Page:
Upland Country Day School in Kennett Square, Pennsylvania, teaches students from Pre-Kindergarten through the 9th grade, and clearly has a focus on STEM education. The school recently acquired a MakerBot Replicator 2 3D printer and middle schoolers at UCDS have started learning the ropes of 3D design and printing.
As fourth and fifth grade students set about getting to know the technology, they settled in with Tinkercad to learn the ropes of design work. The fourth grade classes used high-tech means to study Colonial life here in the US, while the fifth graders had a more worldly outlook as they tied in their new 3D technology know-how to their geography studies, where they’d been learning about Africa. Fourth and fifth graders alike have accepted the challenge of presenting their creations not only to their classmates, teachers, and families–showing them off proudly this past week at UCDS’ Grandparents and Special Friends Day–but also entering them into the Edu-Tech Middle School 3D Challenge 2015.
With the prize for the competition set as a MakerBot Replicator 2 3D printer for the school, the Edu-Tech initiative can prove to be a pretty big deal for helping more students get hands-on experience with this technology, which is only growing in prominence as this generation of school-aged students will surely only see it rise more exponentially to prominence.
“Their primary objective of the competition is for their students to research, design and produce a device or object that supports a curricular topic that they are currently studying,” teacher Kate McKenna describes on her UCDS 3D Printing blog. “Their hope is that designing and creating this object(s) on the 3D printer will lead to a deeper and more meaningful understanding of the topic.”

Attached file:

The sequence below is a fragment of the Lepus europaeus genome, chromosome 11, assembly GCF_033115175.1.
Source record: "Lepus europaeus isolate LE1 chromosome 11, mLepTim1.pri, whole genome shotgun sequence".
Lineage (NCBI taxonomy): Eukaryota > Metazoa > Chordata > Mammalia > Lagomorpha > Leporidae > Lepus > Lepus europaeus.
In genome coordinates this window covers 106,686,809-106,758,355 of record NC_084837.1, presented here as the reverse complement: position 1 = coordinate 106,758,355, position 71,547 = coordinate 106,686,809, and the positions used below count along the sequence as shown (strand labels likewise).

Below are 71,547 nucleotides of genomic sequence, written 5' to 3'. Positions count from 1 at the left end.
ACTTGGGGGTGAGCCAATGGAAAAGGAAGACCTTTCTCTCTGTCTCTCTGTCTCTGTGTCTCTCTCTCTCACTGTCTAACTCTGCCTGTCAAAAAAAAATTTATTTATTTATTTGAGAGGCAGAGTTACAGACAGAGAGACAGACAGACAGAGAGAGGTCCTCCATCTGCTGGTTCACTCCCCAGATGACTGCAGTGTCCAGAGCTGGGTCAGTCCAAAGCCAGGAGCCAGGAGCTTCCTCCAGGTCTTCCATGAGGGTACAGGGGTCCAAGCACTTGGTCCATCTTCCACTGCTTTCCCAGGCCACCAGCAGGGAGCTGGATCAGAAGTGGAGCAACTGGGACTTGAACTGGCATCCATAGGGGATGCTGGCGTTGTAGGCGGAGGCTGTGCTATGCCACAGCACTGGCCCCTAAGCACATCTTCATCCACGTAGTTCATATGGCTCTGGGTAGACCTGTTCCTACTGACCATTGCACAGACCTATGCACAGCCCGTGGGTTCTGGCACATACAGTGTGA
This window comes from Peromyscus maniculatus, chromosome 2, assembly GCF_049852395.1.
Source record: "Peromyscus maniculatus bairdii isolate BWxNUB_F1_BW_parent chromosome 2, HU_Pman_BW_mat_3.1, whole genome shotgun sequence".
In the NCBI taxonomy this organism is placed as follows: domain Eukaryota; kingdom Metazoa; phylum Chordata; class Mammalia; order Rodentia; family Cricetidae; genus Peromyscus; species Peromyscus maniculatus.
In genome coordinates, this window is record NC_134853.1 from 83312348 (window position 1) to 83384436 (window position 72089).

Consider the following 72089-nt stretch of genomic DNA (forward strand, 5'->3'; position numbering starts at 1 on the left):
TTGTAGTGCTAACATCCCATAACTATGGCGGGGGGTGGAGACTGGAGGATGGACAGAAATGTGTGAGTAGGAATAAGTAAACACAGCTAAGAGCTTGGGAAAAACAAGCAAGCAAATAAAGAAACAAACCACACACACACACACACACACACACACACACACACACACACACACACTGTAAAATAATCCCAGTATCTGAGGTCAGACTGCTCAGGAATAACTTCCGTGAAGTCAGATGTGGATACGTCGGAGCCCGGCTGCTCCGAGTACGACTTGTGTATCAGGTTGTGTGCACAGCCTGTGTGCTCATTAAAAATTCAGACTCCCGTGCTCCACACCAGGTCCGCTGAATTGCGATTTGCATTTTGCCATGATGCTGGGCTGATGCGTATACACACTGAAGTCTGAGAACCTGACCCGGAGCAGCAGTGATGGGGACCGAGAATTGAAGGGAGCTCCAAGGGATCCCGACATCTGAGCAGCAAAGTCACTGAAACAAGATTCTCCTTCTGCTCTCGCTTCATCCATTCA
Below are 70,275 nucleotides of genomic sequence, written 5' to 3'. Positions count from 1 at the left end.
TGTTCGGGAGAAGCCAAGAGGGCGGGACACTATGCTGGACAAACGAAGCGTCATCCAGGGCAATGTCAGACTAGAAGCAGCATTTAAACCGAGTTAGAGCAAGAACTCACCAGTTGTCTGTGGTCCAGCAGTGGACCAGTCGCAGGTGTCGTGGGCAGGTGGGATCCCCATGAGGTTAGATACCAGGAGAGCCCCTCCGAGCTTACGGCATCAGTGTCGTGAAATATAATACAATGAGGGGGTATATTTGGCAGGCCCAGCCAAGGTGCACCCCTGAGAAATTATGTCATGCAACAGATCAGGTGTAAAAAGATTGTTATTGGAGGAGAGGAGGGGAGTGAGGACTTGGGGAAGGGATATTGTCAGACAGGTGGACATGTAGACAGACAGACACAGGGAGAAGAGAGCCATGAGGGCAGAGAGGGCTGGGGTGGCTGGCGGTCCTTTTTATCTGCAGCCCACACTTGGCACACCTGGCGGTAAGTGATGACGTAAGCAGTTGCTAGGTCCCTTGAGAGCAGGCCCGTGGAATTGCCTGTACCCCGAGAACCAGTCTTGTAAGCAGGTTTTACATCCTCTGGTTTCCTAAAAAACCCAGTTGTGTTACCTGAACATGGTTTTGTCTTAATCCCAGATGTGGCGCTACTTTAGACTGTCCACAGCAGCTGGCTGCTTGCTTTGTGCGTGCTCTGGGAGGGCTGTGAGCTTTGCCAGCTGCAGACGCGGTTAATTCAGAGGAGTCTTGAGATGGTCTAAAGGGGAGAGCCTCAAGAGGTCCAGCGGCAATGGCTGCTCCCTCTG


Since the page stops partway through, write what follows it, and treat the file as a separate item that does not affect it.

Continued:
The first project from the fifth graders is especially impressive, as they set about applying their growing 3D design and printing skills to a real-world problem that could help those across the globe.
The students have created “a replica of a water collection device that will harvest rainwater,” wrote McKenna. “This device is designed to capture and store rainwater. This rainwater capturing system is designed to sit over an African hut/house and collect and filter rainwater. The rainwater is captured in the circular structure, which will actually be made of a fine mesh material to strain out large impurities. The strained water then goes into a small storage tank, where the homeowners can then pump it out for watering their small home gardens, or collecting it into clear plastic bottles for further filtering (using solar ultraviolet light to kill waterborne pathogens).”
After the students sketched their design concepts and turned to a favorite middle school building technique–popsicle sticks–to make models, they rendered their rain catcher in Tinkercad before printing it on the school’s MakerBot Replicator 2.
In order to demonstrate the value of their project, the fifth graders who created the filter put together a video report documenting their process. Listening to the students describe their creative process shows the depth of their understanding of and appreciation for 3D printing technology–as well as their depth of caring for those in rain-sparse desert areas, who truly can benefit from low-cost 3D printed water filtration devices. Be sure to look at their presentation video below.
Have you heard of similar student projects that bring together multiple subject areas in a beneficial use of 3D printing technology? Let us know in the 5th Graders Create 3D Printed Water Filter forum thread over at 3DPB.com.